INDUSTRY NINE TORCH TRAIL 24
I chose 26-inch Torch Trail 24 wheels for my dream bike build in the December 2013 issue of Bike because I wanted something light, yet still stiff and strong enough to ride hard. Given the blank-check nature of our dream builds, you might ask yourself why not shoot for the moon and slap on some hoity-toity carbon-fiber hoops? Every other editor did.
Because I've had a crush on Industry Nine since 2006 when I first worked on a pair of wheels for then-sponsored athlete Matt Hunter. I was impressed with the one-piece machined aluminum spoke/nipple and how it threaded directly into the hub flange. It was one of those genius ideas so simple that as soon as you see it you wonder: "Why the hell didn't I think of that?"
But I'd still never actually ridden the stuff. So when these new Torch wheels came out I had to have them. I wanted to see if I could go this light—1,450 grams with valves—and still ride hard. After several months of flogging—including several runs down the Top of the World trail in Whistler—they've collected a few dents, but are still going strong. They're stiff as hell, thanks to the alloy spokes. And they accelerate SO FAST. But if going the Industry Nine route, you'd better like your freehubs loud. –RYAN PALMER
MAVIC CROSSMAX ENDURO
Mavic set out to construct the Crossmax Enduro wheel-tire system to be versatile but high-performance to suit enduro racing. (The corresponding Mavic tires are reviewed on page 124.).
The front wheel has 24 bladed spokes and a 21-millimeter-wide rim, whereas the rear wheel has just 20 bladed spokes and a 19-millimeter-wide rim. Mavic claims that a narrower rim paired with a narrower rear tire reduces rolling resistance. This goes against a study by Peter Nilges from the German College of Physical Education in Cologne, that found wider, high-volume tires better absorb the terrain, resulting in less deflection and better rolling. Beyond this, a narrow rear rim makes it less than ideal to run a 2.4-inch tire because it gives the tire a rounder shape and less support.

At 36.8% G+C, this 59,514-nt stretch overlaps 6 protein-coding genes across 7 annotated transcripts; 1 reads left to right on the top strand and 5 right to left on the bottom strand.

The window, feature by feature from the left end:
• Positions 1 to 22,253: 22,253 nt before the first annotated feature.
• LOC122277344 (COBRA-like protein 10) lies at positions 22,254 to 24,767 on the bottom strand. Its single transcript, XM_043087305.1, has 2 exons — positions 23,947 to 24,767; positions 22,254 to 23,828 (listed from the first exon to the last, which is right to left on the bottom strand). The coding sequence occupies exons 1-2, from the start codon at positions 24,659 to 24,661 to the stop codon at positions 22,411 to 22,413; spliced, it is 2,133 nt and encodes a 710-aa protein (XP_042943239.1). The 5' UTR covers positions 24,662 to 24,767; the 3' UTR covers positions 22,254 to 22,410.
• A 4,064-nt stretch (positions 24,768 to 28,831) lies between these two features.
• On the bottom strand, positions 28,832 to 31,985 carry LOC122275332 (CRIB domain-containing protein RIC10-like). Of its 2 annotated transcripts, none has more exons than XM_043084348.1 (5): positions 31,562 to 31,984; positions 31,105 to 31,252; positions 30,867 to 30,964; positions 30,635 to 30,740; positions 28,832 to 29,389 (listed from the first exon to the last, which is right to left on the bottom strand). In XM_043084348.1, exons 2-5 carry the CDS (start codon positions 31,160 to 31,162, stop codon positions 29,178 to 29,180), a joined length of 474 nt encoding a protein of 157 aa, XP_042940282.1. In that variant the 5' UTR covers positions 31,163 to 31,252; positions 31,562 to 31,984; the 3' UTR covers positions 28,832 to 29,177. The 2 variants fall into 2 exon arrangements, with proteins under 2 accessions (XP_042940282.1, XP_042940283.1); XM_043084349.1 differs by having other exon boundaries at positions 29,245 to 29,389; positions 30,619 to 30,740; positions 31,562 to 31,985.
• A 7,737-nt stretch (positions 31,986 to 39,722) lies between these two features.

The wheels feel assuredly stiff on an angle, in turns and through sustained rock gardens, while the rims should be as resistant to denting and distorting as ever. The clever hub internals are easily serviced and maintained, making the Crossmax wheels sturdy and reliable. Our 26-inch test wheels weighed 1,660 grams. The 27.5-inch set claims a weigh of 1,710 grams. Overall, these wheels are a good bet if you are looking for dependable hub internals, strong rims or you just have a propensity for bright yellow things. –SEB KEMP
SRAM ROAM 60
Wheels are one of the most likely parts to fail and leave you hoofing it, especially if your wheels are the ones that came on the bike. Companies are pulling the wool over our eyes, distracting us with frivolous upgrades, "Check it out, it has an XTR rear derailleur," while they slap color-matched garbage wheels on and laugh all the way to the bank. How did this happen despite the fact that wheels arguably make the most noticeable difference in the ride quality of a bike? I have no clue.
The first thing I noticed when I put the new SRAM Roam 60 wheels on my bike was their stiffness. Even though the wheels I previously had on the test bike are considerably lighter, the SRAM wheels still accelerate extremely well in comparison, but are incredibly stiff laterally. This can most likely be attributed to the carbon rims, which are significantly stiffer than alloy hoops. The 26-inch-diameter wheelset weighs 1,600 grams with tape and valves, and is configured with 142 x 12 rear and 15-millimeter front axles. Although we haven't gotten a ton of miles on them yet, the 21-millimeter-wide carbon rims have held up to a couple bottom-outs so far, and the rear hub utilizes the widely proven and trusted DT Star Ratchet system. Plus, they are available in all three wheel sizes. –RYAN PALMER